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Reply by BalsaWood

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Posted on Beginner questions, can you help?

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BalsaWood

179 posts in 2238 days


#1 posted 02-13-2019 10:30 PM



Thank you all for the advice. I ended up using the screws themselves to wrap the wire, tinned them, then screwed them in. I’m very happy with the solid connection.

Not normally a problem. Twist the wire tightly and maintain the twist while forming the hook.

Alternately, you may be able to use a crimp on tab.

What kind of fence does the saw have? If it has a single handle sticking out the front that you screw to tighten, get rid of it IMMEDIATELY. They will not hold their settings and are extremely unsafe, especially for a newbie.

The best way to go is build your own fence. Aftermarket fences will cost way more than the saw is worth.

John Heisz has a good DIY table saw fence check it out.

- rwe2156

The saw came with a fence and the prev. owner had attached wood to both sides of the fence. The knob on the front is to engage the gear for adjusting the fence position. To tighten there is a lever with some sort of rod spring mechanism attached to the other end. What do you think about this? I don’t like the fence, it doesn’t seem to have aged well to be square.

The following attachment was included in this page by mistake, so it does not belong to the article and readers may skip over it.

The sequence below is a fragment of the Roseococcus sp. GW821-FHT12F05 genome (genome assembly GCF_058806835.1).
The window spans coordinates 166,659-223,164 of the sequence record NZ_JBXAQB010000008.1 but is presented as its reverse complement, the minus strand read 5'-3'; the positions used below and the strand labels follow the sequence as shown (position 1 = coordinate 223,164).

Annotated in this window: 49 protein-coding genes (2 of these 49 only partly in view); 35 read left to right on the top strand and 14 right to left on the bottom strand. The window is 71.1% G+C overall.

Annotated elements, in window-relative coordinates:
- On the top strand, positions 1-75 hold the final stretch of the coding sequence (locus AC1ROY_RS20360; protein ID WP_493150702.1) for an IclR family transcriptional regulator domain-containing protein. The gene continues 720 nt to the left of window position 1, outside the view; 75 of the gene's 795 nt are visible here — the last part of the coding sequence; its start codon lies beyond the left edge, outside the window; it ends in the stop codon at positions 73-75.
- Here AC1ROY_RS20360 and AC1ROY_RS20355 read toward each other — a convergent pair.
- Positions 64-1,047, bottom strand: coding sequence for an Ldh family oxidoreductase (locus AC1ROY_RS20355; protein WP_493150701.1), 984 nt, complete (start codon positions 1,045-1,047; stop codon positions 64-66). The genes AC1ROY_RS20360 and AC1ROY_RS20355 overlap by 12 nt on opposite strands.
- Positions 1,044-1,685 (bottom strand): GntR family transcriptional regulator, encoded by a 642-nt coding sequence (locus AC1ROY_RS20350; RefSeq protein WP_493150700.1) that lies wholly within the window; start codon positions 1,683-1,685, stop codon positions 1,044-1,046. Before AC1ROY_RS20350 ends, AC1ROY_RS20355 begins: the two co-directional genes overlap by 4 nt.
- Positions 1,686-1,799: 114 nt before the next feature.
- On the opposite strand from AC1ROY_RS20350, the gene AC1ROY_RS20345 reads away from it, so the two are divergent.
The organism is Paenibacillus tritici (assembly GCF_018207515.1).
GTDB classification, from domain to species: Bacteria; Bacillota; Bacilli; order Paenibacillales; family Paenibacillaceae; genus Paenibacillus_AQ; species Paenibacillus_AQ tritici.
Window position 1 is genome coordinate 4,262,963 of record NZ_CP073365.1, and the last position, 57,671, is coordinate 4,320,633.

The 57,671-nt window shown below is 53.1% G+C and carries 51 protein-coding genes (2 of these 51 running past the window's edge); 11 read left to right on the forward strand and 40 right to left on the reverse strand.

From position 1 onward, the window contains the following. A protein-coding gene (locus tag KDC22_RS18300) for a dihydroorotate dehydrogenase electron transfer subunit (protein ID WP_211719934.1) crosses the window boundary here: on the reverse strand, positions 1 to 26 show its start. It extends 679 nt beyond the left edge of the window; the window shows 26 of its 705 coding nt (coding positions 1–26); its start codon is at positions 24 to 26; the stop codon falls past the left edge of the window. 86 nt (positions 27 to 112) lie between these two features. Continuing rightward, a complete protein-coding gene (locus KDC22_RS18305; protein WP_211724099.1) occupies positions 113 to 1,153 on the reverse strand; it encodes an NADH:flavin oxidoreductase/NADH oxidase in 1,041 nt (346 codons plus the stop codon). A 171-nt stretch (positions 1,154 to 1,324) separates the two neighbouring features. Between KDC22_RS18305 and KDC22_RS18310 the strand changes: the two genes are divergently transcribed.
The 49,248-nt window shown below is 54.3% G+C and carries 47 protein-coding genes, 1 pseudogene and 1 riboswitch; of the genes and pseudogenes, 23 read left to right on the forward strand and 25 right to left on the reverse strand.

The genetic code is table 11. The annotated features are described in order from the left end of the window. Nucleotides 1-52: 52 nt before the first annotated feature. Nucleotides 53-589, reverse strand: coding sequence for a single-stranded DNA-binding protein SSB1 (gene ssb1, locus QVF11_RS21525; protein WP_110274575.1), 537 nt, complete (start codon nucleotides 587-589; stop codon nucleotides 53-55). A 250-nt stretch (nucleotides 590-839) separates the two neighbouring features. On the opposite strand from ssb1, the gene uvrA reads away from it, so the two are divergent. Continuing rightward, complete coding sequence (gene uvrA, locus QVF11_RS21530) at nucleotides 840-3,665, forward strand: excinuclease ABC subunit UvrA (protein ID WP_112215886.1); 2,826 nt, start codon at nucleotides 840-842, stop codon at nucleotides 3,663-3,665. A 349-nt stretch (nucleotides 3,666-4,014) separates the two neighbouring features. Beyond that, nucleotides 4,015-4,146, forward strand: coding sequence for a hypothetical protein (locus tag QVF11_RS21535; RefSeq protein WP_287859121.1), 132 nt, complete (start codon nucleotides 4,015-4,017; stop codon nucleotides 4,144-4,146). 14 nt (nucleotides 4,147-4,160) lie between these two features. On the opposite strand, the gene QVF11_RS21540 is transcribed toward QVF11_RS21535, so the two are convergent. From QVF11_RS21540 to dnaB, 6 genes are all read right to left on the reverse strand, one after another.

As I mentioned, I am trying to pay as much due diligence as possible when it comes to safety. The saw does not have a blade guard, anti-kickback knives, or a riving knife. Online parts from Sears (I guess they owned craftsman) returned unavailability for the blade guard mechanism for this machine, and when I look for knives on Amazon, all I see are results for zero clearance inserts, or riving knives that look specific to newer machines.

Some of the experienced woodworkers I see online are not using these mechanisms. Is that because they are experienced and know how to avoid accidents that these safeguards prevent?

- Nuvigil

Some of the older table saws have really crappy bladeguards and splitters that got in the way at times times so a lot of people end up removing them. Modern saws do a better job with the safety features. You can use the saw without the guards and riving knife \ splitter safely as well as long as you do things properly- use push sticks or push blocks, don’t try ripping any wood that is really stressed or badly warped, avoid standing in some award position, do not stand directly behind the blade, don’t do freehand cuts, etc…..

You can also use magnetic featherboards, jigs, etc… to help make things safer as well. If I were to purchase another table saw, I’d get one with a riving knife as I think those are the best thing to prevent kickback.


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